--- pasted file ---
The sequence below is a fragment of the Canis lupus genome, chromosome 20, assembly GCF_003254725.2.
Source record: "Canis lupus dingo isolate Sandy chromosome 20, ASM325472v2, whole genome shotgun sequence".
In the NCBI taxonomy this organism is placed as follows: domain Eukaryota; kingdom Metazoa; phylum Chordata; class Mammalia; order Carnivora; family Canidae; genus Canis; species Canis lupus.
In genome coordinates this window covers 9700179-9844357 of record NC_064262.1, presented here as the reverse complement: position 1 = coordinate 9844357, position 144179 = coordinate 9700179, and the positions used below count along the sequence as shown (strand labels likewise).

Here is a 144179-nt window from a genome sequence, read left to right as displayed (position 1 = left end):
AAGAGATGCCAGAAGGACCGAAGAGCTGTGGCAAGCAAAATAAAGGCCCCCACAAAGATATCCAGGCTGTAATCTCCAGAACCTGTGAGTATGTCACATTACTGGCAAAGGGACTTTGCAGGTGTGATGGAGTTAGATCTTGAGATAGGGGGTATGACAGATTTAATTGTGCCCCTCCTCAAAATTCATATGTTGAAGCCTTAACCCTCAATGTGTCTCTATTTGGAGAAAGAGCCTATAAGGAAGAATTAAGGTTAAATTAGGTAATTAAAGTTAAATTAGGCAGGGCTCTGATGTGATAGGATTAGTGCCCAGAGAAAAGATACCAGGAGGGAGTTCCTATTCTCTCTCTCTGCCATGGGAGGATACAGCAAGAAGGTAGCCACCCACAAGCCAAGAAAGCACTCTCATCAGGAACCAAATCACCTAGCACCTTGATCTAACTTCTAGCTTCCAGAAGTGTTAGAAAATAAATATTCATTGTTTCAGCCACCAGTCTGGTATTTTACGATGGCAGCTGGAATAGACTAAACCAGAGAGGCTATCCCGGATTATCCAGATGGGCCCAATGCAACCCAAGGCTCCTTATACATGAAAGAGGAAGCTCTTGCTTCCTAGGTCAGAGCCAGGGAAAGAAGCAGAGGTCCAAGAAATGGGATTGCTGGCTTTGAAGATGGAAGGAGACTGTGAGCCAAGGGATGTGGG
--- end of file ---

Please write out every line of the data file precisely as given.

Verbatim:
The sequence below is a fragment of the Canis lupus genome, chromosome 20, assembly GCF_003254725.2.
Source record: "Canis lupus dingo isolate Sandy chromosome 20, ASM325472v2, whole genome shotgun sequence".
In the NCBI taxonomy this organism is placed as follows: domain Eukaryota; kingdom Metazoa; phylum Chordata; class Mammalia; order Carnivora; family Canidae; genus Canis; species Canis lupus.
In genome coordinates this window covers 9700179-9844357 of record NC_064262.1, presented here as the reverse complement: position 1 = coordinate 9844357, position 144179 = coordinate 9700179, and the positions used below count along the sequence as shown (strand labels likewise).

Here is a 144179-nt window from a genome sequence, read left to right as displayed (position 1 = left end):
AAGAGATGCCAGAAGGACCGAAGAGCTGTGGCAAGCAAAATAAAGGCCCCCACAAAGATATCCAGGCTGTAATCTCCAGAACCTGTGAGTATGTCACATTACTGGCAAAGGGACTTTGCAGGTGTGATGGAGTTAGATCTTGAGATAGGGGGTATGACAGATTTAATTGTGCCCCTCCTCAAAATTCATATGTTGAAGCCTTAACCCTCAATGTGTCTCTATTTGGAGAAAGAGCCTATAAGGAAGAATTAAGGTTAAATTAGGTAATTAAAGTTAAATTAGGCAGGGCTCTGATGTGATAGGATTAGTGCCCAGAGAAAAGATACCAGGAGGGAGTTCCTATTCTCTCTCTCTGCCATGGGAGGATACAGCAAGAAGGTAGCCACCCACAAGCCAAGAAAGCACTCTCATCAGGAACCAAATCACCTAGCACCTTGATCTAACTTCTAGCTTCCAGAAGTGTTAGAAAATAAATATTCATTGTTTCAGCCACCAGTCTGGTATTTTACGATGGCAGCTGGAATAGACTAAACCAGAGAGGCTATCCCGGATTATCCAGATGGGCCCAATGCAACCCAAGGCTCCTTATACATGAAAGAGGAAGCTCTTGCTTCCTAGGTCAGAGCCAGGGAAAGAAGCAGAGGTCCAAGAAATGGGATTGCTGGCTTTGAAGATGGAAGGAGACTGTGAGCCAAGGGATGTGGG